This Blog allows visitors to keep up to date with news and events at the Great Wood. If you like the pictures shown here, you can click on them to see a larger image.
During winter 2017/8, woodland contractors worked on projects to diversify the wildlife habitats in the wood. At the east end of the wood, a number of poorly grown trees each side of the track leading northwards from the metal gate on the Ridgeway were felled to let in more light. Some will grow again from the stumps to create shrubby growth which is good nesting habitat for birds. Other herbaceous vegetation will grow to provide cover and food for many woodland insects.
Close to this track, a small block of sweet chestnut trees were felled. The trees had been planted many years ago and subsequently coppiced to provide a crop of poles. The stems had grown too large to be cut again for poles but will be split and used for cleft chestnut fencing.
At the opposite end of the wood, another track has been widened by felling birch. The birch had grown after this area had been felled in the early 1900s. Birch is usually the first species to colonise open ground after trees have been removed, so this was a good opportunity to restore a glade within the Great Wood.
Large-scale felling projects take place between September and March when ground conditions allow and to avoid disturbing nesting birds. The logs are left in situ until later in the summer when the ground is hard enough for timber trailers to extract them to a stacking area. The tops are also left until machinery can push them into heaps at the sides of the tracks – again to avoid damaging the woodland floor.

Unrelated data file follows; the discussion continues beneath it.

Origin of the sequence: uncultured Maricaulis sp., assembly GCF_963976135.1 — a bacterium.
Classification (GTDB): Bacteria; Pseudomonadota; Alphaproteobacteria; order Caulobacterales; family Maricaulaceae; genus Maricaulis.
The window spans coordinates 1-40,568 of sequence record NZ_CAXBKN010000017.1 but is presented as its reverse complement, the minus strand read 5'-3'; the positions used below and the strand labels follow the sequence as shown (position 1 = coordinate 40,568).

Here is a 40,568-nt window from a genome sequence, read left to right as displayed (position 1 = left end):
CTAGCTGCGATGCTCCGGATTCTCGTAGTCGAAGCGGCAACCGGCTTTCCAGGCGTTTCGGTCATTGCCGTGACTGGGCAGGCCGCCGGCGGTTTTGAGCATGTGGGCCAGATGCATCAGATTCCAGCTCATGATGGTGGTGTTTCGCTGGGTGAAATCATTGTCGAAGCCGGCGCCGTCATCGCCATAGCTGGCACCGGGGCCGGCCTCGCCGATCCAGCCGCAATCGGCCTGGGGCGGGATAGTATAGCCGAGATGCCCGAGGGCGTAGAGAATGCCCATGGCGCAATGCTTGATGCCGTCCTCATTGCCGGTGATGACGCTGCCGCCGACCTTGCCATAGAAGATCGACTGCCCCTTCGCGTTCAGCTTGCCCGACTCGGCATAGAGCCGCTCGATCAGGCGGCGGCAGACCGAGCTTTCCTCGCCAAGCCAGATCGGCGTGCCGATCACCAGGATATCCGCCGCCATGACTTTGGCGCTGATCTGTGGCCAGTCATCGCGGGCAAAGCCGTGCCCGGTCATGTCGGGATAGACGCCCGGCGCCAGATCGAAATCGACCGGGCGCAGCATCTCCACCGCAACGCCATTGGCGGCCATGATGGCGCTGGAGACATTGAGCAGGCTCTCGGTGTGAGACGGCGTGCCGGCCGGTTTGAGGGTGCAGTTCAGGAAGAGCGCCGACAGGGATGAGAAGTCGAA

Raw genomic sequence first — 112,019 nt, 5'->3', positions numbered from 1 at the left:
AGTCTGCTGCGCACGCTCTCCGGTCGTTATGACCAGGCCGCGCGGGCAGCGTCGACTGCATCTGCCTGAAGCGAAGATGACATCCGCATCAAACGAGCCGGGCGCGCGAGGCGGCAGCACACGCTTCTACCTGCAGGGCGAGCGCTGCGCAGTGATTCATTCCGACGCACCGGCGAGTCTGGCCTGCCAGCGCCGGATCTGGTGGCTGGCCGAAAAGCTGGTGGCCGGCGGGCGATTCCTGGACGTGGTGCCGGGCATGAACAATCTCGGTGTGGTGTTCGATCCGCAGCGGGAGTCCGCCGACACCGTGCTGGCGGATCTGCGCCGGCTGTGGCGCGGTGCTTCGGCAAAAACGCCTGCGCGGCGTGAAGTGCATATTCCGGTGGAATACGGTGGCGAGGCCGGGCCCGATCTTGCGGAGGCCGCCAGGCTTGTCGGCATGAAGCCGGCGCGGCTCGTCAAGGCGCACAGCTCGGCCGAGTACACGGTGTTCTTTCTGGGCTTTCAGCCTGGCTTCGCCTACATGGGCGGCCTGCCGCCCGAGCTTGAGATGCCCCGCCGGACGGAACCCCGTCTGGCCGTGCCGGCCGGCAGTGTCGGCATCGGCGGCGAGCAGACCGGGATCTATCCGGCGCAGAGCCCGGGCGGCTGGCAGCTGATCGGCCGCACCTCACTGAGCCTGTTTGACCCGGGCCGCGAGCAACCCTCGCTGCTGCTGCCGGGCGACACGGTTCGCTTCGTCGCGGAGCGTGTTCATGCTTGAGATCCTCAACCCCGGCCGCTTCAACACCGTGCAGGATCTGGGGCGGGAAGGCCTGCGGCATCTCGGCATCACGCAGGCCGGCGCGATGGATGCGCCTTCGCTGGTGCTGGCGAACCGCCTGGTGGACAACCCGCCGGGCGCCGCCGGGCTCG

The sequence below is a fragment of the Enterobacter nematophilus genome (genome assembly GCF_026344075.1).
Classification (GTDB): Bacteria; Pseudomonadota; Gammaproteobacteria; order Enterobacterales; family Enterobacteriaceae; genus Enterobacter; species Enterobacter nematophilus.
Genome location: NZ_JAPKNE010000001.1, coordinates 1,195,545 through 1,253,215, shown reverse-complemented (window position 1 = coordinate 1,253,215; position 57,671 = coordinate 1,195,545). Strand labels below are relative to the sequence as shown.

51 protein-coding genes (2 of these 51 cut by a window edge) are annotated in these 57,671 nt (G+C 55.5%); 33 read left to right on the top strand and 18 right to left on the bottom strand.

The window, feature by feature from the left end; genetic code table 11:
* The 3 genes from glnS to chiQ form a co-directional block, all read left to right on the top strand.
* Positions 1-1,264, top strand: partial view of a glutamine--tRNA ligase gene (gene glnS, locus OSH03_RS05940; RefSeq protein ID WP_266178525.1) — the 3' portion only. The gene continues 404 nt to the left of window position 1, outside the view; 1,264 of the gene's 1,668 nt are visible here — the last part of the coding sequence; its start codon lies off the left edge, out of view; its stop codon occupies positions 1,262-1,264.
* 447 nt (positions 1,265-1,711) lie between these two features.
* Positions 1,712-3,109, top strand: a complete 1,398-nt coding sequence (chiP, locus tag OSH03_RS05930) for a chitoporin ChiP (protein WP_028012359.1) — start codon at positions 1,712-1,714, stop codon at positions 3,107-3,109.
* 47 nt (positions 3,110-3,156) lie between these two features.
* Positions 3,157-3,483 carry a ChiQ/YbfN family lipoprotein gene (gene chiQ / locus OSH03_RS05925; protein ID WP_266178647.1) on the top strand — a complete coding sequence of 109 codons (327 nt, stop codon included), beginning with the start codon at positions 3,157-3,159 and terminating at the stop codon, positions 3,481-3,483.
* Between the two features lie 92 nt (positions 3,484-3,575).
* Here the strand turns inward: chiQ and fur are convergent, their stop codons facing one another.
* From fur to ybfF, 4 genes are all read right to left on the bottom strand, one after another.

The first bluebell was spotted in the wood on 8th April. By the 21st, there were out right across the wood. Other small flowers can be found alongside the Brook near the swallowholes.
Bluebells and Apple Blossom in Brook Glade.
Since this block of Rhodi was cleared by the ‘Wednesday Group’, the stems (left so they can be winched out) have started to regrow. We finally got round to winching them all out, which is the only way of ensuring that mature rhodi growth does not return.
Storm Doris brought down several large trees across the main trails, which kept us busy for a few sessions.
A large hornbeam down on the very muddy Blue Trail.
This bench survived a direct hit!
While we were without our chainsaw operator, we were pleased to have the support of the Sharrards park team in felling hornbeams on the Blue Trail near Rowbourne Brook.
Down comes a hornbeam..
Over 3 sessions, a lot of trees were removed opening up this dark and muddy section to more sunlight.
The wood can look very special in mid-winter.
For many years the ‘concrete path’ has become overgrown and this was cleared. On the actual access path by the gate, the ground was cleared for the first time in many years.
All sorts of non-native species can get into the wood from adjacent gardens and a programme of removal was instigated. One of the largest incursions was Box Honeysuckle (Lonicera Nitida) behind one of the houses in Carbone Hill. The photos below show this before and after clearance.
Any storm is likely to cause a few birch to fall and ones across the paths are early targets for clearance.